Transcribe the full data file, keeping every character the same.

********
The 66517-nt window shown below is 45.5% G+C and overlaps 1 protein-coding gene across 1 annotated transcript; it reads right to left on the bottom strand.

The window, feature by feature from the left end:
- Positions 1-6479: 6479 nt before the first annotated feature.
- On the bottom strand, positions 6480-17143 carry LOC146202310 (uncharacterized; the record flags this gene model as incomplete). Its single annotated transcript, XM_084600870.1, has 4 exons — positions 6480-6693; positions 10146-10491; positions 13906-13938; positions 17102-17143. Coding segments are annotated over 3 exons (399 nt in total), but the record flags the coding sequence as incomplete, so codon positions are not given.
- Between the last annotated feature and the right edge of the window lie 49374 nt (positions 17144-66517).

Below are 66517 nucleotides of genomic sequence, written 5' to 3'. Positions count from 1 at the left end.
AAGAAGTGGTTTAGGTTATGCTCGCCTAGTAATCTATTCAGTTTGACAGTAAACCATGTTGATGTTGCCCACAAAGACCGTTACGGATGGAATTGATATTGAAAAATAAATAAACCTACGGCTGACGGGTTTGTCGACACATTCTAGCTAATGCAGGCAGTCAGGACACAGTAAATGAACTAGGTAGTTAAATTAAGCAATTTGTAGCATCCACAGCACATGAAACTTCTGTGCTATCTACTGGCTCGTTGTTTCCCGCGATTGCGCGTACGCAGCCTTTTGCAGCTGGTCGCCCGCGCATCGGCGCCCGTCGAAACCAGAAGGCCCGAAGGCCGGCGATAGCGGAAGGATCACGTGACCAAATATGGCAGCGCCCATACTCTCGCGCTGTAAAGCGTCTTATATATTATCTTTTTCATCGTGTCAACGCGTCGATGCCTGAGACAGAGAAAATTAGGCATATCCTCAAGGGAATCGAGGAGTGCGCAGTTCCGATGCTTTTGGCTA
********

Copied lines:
The 66517-nt window shown below is 45.5% G+C and overlaps 1 protein-coding gene across 1 annotated transcript; it reads right to left on the bottom strand.

The window, feature by feature from the left end:
- Positions 1-6479: 6479 nt before the first annotated feature.
- On the bottom strand, positions 6480-17143 carry LOC146202310 (uncharacterized; the record flags this gene model as incomplete). Its single annotated transcript, XM_084600870.1, has 4 exons — positions 6480-6693; positions 10146-10491; positions 13906-13938; positions 17102-17143. Coding segments are annotated over 3 exons (399 nt in total), but the record flags the coding sequence as incomplete, so codon positions are not given.
- Between the last annotated feature and the right edge of the window lie 49374 nt (positions 17144-66517).

Below are 66517 nucleotides of genomic sequence, written 5' to 3'. Positions count from 1 at the left end.
AAGAAGTGGTTTAGGTTATGCTCGCCTAGTAATCTATTCAGTTTGACAGTAAACCATGTTGATGTTGCCCACAAAGACCGTTACGGATGGAATTGATATTGAAAAATAAATAAACCTACGGCTGACGGGTTTGTCGACACATTCTAGCTAATGCAGGCAGTCAGGACACAGTAAATGAACTAGGTAGTTAAATTAAGCAATTTGTAGCATCCACAGCACATGAAACTTCTGTGCTATCTACTGGCTCGTTGTTTCCCGCGATTGCGCGTACGCAGCCTTTTGCAGCTGGTCGCCCGCGCATCGGCGCCCGTCGAAACCAGAAGGCCCGAAGGCCGGCGATAGCGGAAGGATCACGTGACCAAATATGGCAGCGCCCATACTCTCGCGCTGTAAAGCGTCTTATATATTATCTTTTTCATCGTGTCAACGCGTCGATGCCTGAGACAGAGAAAATTAGGCATATCCTCAAGGGAATCGAGGAGTGCGCAGTTCCGATGCTTTTGGCTA